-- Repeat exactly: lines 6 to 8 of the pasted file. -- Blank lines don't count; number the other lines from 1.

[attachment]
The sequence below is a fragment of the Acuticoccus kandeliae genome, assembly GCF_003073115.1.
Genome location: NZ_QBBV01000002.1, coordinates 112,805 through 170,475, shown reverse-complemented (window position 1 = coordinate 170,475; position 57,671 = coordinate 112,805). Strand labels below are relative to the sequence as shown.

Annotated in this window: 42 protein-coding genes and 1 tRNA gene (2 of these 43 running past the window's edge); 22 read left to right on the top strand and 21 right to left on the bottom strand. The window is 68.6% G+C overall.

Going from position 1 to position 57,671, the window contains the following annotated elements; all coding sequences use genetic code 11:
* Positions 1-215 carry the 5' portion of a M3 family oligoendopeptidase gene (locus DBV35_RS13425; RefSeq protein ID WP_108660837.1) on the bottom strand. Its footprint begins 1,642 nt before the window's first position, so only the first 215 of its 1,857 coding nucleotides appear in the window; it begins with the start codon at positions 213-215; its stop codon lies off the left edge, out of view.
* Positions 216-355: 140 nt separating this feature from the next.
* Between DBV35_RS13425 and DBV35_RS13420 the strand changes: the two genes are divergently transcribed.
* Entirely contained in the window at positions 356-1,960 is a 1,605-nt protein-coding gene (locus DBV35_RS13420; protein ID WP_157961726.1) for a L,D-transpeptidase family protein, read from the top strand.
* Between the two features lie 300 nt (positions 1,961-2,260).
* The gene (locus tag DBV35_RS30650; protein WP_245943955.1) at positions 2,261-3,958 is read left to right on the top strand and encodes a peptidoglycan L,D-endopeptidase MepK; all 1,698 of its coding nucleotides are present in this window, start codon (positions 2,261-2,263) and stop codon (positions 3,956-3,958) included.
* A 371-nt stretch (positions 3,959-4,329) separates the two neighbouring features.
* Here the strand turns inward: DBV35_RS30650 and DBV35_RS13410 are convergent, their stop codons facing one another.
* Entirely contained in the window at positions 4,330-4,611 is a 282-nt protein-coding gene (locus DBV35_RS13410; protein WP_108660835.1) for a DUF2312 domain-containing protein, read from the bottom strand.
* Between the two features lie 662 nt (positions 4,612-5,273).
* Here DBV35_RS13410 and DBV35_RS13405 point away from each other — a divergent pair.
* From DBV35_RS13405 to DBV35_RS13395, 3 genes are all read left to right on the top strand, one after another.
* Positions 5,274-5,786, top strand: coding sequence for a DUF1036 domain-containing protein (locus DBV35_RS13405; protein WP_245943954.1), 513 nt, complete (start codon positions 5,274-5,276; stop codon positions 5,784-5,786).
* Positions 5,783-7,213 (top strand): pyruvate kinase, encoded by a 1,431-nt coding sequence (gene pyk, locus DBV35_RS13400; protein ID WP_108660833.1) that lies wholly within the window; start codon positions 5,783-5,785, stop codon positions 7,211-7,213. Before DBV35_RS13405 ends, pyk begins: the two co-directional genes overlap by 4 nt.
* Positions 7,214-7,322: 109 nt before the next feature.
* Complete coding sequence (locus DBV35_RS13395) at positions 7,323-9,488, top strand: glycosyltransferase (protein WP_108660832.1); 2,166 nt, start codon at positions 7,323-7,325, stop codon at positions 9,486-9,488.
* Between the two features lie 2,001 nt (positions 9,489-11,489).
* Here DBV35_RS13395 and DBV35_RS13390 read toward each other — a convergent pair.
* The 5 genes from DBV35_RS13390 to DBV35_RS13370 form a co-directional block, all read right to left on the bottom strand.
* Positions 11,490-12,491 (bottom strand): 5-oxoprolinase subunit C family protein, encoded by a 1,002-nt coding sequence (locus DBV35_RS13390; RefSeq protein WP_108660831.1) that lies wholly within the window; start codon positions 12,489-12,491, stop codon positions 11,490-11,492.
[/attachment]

* Positions 216-355: 140 nt separating this feature from the next.
* Between DBV35_RS13425 and DBV35_RS13420 the strand changes: the two genes are divergently transcribed.
* Entirely contained in the window at positions 356-1,960 is a 1,605-nt protein-coding gene (locus DBV35_RS13420; protein ID WP_157961726.1) for a L,D-transpeptidase family protein, read from the top strand.